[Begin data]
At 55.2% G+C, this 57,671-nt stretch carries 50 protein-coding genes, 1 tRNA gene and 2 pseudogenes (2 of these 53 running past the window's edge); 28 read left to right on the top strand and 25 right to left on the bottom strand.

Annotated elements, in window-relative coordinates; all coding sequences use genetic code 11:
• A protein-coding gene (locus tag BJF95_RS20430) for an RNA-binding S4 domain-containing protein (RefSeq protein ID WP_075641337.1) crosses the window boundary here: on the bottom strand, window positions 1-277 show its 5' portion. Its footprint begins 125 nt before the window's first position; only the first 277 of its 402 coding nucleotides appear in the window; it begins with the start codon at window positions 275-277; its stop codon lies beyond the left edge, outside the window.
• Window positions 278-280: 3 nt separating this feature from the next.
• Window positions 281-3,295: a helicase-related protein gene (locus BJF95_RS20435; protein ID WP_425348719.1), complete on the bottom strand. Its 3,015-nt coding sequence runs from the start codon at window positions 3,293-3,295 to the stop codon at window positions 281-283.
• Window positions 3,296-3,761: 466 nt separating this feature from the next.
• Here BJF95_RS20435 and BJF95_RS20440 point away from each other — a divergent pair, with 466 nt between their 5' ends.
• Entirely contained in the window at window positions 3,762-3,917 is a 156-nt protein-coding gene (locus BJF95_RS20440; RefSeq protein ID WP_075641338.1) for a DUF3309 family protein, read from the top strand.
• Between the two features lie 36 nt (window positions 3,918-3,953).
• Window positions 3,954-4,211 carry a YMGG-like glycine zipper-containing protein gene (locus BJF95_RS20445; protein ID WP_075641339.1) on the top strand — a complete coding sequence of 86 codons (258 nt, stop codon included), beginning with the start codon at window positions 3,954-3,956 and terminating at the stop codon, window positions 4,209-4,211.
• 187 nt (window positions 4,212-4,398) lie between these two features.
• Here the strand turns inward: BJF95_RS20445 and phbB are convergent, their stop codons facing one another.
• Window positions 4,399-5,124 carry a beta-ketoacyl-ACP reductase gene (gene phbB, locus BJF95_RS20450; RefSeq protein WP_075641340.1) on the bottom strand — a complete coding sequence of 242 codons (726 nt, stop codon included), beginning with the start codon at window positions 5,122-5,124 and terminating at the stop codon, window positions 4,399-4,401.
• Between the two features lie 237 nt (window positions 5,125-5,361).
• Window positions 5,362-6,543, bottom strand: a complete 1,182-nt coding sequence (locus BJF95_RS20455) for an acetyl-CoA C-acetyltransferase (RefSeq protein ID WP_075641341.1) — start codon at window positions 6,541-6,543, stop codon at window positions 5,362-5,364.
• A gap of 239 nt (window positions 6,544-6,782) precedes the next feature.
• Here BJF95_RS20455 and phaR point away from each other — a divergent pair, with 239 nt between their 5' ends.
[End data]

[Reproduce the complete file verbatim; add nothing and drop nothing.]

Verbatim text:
At 55.2% G+C, this 57,671-nt stretch carries 50 protein-coding genes, 1 tRNA gene and 2 pseudogenes (2 of these 53 running past the window's edge); 28 read left to right on the top strand and 25 right to left on the bottom strand.

Annotated elements, in window-relative coordinates; all coding sequences use genetic code 11:
• A protein-coding gene (locus tag BJF95_RS20430) for an RNA-binding S4 domain-containing protein (RefSeq protein ID WP_075641337.1) crosses the window boundary here: on the bottom strand, window positions 1-277 show its 5' portion. Its footprint begins 125 nt before the window's first position; only the first 277 of its 402 coding nucleotides appear in the window; it begins with the start codon at window positions 275-277; its stop codon lies beyond the left edge, outside the window.
• Window positions 278-280: 3 nt separating this feature from the next.
• Window positions 281-3,295: a helicase-related protein gene (locus BJF95_RS20435; protein ID WP_425348719.1), complete on the bottom strand. Its 3,015-nt coding sequence runs from the start codon at window positions 3,293-3,295 to the stop codon at window positions 281-283.
• Window positions 3,296-3,761: 466 nt separating this feature from the next.
• Here BJF95_RS20435 and BJF95_RS20440 point away from each other — a divergent pair, with 466 nt between their 5' ends.
• Entirely contained in the window at window positions 3,762-3,917 is a 156-nt protein-coding gene (locus BJF95_RS20440; RefSeq protein ID WP_075641338.1) for a DUF3309 family protein, read from the top strand.
• Between the two features lie 36 nt (window positions 3,918-3,953).
• Window positions 3,954-4,211 carry a YMGG-like glycine zipper-containing protein gene (locus BJF95_RS20445; protein ID WP_075641339.1) on the top strand — a complete coding sequence of 86 codons (258 nt, stop codon included), beginning with the start codon at window positions 3,954-3,956 and terminating at the stop codon, window positions 4,209-4,211.
• 187 nt (window positions 4,212-4,398) lie between these two features.
• Here the strand turns inward: BJF95_RS20445 and phbB are convergent, their stop codons facing one another.
• Window positions 4,399-5,124 carry a beta-ketoacyl-ACP reductase gene (gene phbB, locus BJF95_RS20450; RefSeq protein WP_075641340.1) on the bottom strand — a complete coding sequence of 242 codons (726 nt, stop codon included), beginning with the start codon at window positions 5,122-5,124 and terminating at the stop codon, window positions 4,399-4,401.
• Between the two features lie 237 nt (window positions 5,125-5,361).
• Window positions 5,362-6,543, bottom strand: a complete 1,182-nt coding sequence (locus BJF95_RS20455) for an acetyl-CoA C-acetyltransferase (RefSeq protein ID WP_075641341.1) — start codon at window positions 6,541-6,543, stop codon at window positions 5,362-5,364.
• A gap of 239 nt (window positions 6,544-6,782) precedes the next feature.
• Here BJF95_RS20455 and phaR point away from each other — a divergent pair, with 239 nt between their 5' ends.